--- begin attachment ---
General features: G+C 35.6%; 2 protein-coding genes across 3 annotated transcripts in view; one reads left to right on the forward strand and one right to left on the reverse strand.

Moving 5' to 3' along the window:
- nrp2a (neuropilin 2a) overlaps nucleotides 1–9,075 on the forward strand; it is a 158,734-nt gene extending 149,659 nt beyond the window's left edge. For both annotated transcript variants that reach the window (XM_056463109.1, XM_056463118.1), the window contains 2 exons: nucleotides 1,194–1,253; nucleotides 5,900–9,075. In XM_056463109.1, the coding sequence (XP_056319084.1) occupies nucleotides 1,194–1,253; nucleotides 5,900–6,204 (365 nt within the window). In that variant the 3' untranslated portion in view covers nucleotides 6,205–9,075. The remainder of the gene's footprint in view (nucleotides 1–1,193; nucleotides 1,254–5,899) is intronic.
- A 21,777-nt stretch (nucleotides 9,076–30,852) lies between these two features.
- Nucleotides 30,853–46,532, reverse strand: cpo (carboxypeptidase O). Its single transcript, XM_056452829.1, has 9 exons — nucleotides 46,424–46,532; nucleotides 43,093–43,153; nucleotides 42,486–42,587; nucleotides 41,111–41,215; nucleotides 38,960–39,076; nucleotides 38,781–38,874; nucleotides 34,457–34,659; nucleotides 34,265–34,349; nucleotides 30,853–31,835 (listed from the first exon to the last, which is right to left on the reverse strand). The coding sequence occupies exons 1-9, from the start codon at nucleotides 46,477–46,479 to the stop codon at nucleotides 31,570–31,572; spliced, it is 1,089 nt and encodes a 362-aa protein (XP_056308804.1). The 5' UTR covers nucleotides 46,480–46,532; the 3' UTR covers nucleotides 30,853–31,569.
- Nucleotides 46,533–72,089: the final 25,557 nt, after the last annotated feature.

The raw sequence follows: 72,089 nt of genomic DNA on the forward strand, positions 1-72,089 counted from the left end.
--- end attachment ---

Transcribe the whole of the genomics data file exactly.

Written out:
General features: G+C 35.6%; 2 protein-coding genes across 3 annotated transcripts in view; one reads left to right on the forward strand and one right to left on the reverse strand.

Moving 5' to 3' along the window:
- nrp2a (neuropilin 2a) overlaps nucleotides 1–9,075 on the forward strand; it is a 158,734-nt gene extending 149,659 nt beyond the window's left edge. For both annotated transcript variants that reach the window (XM_056463109.1, XM_056463118.1), the window contains 2 exons: nucleotides 1,194–1,253; nucleotides 5,900–9,075. In XM_056463109.1, the coding sequence (XP_056319084.1) occupies nucleotides 1,194–1,253; nucleotides 5,900–6,204 (365 nt within the window). In that variant the 3' untranslated portion in view covers nucleotides 6,205–9,075. The remainder of the gene's footprint in view (nucleotides 1–1,193; nucleotides 1,254–5,899) is intronic.
- A 21,777-nt stretch (nucleotides 9,076–30,852) lies between these two features.
- Nucleotides 30,853–46,532, reverse strand: cpo (carboxypeptidase O). Its single transcript, XM_056452829.1, has 9 exons — nucleotides 46,424–46,532; nucleotides 43,093–43,153; nucleotides 42,486–42,587; nucleotides 41,111–41,215; nucleotides 38,960–39,076; nucleotides 38,781–38,874; nucleotides 34,457–34,659; nucleotides 34,265–34,349; nucleotides 30,853–31,835 (listed from the first exon to the last, which is right to left on the reverse strand). The coding sequence occupies exons 1-9, from the start codon at nucleotides 46,477–46,479 to the stop codon at nucleotides 31,570–31,572; spliced, it is 1,089 nt and encodes a 362-aa protein (XP_056308804.1). The 5' UTR covers nucleotides 46,480–46,532; the 3' UTR covers nucleotides 30,853–31,569.
- Nucleotides 46,533–72,089: the final 25,557 nt, after the last annotated feature.

The raw sequence follows: 72,089 nt of genomic DNA on the forward strand, positions 1-72,089 counted from the left end.